Two of the greatest players in the history of Chilean tennis, Nicolas Massu and Marcelo Rios, have been chosen by the Chilean Tennis Federation to lead the national Davis Cup by BNP Paribas team.
The task at hand for the new recruits is a great challenge. Chile lost to Dominican Republic in the Americas Zone Group I relegation play-off in September, meaning that Massu will begin his reign in Zone Group II, a Group in which Chile have not competed since 1991.
However, Massu as well as Rios both expressed their great enthusiasm and ambition at starting what they believe to be a new era in Chilean tennis, in which they will try to help Chile achieve its tennis potential.
“Tennis is my passion, I love it, you can leave the game professionally but I always said that I wanted to stay as close as possible to the sport which gave me so much,” new captain Massu said. “I contacted the Federation and they asked me if I wanted to take on the role. I told them I did, that I loved the idea of being Davis Cup captain. It’s a huge motivation for me and at this time it’s an important challenge for me because I think I’m still quite young, I’m only 33.”
Massu, a double Olympic champion in Athens in 2004, played 56 Davis Cup rubbers, finishing with 32 wins and 24 defeats, and reached the World Group quarterfinals on two occasions (2006 and 2010).
Former world No. 1 Rios will take up the role of technical coach and has said that his job will be to focus specifically on developing the talent of up-and-coming Chileans.
“I want to start from scratch, at the very bottom, work our way up and I hope we will be able to reach the World Group and go further than I did,” declared the new technical coach. “Perhaps, one day we might win the Davis Cup. Why not?”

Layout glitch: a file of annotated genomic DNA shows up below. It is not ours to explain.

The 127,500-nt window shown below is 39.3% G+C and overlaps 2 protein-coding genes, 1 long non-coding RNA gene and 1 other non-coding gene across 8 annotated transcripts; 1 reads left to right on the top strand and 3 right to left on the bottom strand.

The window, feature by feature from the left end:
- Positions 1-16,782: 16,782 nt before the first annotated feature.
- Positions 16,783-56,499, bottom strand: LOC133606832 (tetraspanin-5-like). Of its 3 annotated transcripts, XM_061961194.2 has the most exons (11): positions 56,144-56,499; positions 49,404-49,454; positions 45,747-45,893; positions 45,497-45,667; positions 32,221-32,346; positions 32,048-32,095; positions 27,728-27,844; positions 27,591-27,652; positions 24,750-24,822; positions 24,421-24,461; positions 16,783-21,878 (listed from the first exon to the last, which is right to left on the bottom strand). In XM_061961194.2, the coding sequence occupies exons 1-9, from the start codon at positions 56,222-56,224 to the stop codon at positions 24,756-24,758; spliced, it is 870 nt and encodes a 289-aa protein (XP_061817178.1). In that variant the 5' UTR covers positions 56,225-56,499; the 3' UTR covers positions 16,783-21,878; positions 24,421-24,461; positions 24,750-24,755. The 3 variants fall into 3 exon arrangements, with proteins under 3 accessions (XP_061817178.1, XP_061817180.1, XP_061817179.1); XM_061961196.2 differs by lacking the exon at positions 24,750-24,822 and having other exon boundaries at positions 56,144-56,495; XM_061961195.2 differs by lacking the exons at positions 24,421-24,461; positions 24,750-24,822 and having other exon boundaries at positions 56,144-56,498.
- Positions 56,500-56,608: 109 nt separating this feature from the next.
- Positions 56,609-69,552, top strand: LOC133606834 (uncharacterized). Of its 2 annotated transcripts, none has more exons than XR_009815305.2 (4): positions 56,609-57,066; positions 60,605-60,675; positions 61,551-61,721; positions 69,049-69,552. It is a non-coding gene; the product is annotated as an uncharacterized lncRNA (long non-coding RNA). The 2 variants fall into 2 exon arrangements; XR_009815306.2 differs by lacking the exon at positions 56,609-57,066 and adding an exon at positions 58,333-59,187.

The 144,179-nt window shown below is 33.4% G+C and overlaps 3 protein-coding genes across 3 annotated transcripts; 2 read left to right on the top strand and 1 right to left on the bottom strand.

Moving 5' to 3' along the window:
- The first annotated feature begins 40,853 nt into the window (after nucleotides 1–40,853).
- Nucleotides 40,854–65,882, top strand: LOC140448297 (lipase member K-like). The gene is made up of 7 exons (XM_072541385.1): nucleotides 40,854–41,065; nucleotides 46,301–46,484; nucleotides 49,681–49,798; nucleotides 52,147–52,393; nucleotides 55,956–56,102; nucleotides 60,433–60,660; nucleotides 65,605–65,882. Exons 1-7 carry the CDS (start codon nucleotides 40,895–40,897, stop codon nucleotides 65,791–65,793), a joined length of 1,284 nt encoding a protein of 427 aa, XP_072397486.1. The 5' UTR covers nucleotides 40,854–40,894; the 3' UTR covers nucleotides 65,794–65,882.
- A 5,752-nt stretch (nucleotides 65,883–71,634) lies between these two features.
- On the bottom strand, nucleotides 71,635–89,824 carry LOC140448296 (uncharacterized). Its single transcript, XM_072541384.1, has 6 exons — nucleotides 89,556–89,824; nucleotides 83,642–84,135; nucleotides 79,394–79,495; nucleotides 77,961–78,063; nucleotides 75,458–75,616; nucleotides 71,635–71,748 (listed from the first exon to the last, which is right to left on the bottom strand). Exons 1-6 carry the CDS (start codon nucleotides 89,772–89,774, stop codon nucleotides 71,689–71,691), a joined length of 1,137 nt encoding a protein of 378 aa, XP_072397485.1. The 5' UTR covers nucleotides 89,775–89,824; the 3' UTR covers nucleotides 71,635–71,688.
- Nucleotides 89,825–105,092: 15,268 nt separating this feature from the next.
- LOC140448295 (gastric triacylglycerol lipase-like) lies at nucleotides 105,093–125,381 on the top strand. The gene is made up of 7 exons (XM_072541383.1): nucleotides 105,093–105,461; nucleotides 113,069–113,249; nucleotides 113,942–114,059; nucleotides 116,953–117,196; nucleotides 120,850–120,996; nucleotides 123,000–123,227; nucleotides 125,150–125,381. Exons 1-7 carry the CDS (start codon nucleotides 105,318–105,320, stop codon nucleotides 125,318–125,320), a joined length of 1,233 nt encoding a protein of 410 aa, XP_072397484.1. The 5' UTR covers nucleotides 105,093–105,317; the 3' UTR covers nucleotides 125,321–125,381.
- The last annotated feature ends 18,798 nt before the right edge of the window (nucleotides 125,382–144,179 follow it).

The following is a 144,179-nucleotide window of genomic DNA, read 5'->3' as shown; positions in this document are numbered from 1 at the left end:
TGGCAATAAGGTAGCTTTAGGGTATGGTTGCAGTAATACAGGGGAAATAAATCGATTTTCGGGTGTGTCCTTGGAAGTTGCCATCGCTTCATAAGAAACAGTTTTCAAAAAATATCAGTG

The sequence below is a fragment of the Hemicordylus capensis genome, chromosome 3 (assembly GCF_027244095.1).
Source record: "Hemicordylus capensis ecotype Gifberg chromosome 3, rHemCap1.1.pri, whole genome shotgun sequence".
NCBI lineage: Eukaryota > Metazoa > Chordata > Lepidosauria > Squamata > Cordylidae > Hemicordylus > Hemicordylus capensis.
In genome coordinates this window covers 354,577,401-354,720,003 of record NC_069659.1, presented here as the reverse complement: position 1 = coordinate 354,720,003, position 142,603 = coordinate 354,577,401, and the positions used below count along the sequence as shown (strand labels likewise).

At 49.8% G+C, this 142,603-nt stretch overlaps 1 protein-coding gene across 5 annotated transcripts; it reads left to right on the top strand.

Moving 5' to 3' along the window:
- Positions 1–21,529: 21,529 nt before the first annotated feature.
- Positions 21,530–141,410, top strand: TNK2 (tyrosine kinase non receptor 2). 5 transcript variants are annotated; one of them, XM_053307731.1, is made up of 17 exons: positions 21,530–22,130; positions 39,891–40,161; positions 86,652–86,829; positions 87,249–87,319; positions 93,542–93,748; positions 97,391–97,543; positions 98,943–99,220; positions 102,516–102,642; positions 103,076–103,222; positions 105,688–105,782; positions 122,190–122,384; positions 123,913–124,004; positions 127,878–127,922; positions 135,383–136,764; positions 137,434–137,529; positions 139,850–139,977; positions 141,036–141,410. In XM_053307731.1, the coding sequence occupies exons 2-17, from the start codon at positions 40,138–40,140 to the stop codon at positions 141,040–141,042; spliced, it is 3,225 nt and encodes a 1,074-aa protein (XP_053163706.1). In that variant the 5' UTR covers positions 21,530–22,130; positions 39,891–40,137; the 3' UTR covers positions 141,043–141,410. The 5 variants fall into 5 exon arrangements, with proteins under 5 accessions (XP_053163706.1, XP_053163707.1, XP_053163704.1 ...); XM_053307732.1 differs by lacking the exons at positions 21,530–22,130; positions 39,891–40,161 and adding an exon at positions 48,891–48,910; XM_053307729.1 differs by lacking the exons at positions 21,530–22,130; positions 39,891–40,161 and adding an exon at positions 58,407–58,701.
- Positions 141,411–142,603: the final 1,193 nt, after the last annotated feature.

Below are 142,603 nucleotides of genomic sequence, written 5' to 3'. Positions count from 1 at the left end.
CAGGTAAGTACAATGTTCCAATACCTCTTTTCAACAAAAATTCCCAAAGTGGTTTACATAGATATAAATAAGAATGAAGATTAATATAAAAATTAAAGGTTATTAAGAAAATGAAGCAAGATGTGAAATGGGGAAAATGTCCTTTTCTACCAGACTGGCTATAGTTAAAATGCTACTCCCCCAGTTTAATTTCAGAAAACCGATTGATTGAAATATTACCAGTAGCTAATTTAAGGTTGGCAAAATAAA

Rios was a renowned Davis Cup player with 28 wins from 45 rubbers. Rios, who was a finalist at the Australian Open in 1998, revealed that since he retired his objective has been to rebuild Chilean tennis from the ground up, working with young players and that this is the perfect time to make the changes a reality.
Massu, like Rios, wants to point out that this is a long-term project with the young players acting as a cornerstone without forgetting that putting excessive pressure on the young players to succeed can end up being counterproductive. For the new captain, long-term results are more important than short-term ones.
“You have to keep 16 and 17 year olds calm, help them, don’t demand too much straight away, and little by little they will progress and improve,” Massu said. “I hope that we perform better than we did but obviously, for the most part they are 17-year-old boys. This is a long-term goal and we are going to try to teach them everything we know. I hope we will be able to start winning straight away against Barbados but, if that’s not the case, I hope it remains clear that we are building for the future.”
For their next Davis Cup tie, Chile will have to travel to Barbados for the first round of Americas Zone Group II on 31 January – 2 February 2014.
“The important thing is to get out of our group as quickly as possible, get back to Group I where the players can grow and, as Marcelo said, in the future, progress to the World Group,” concluded the new captain.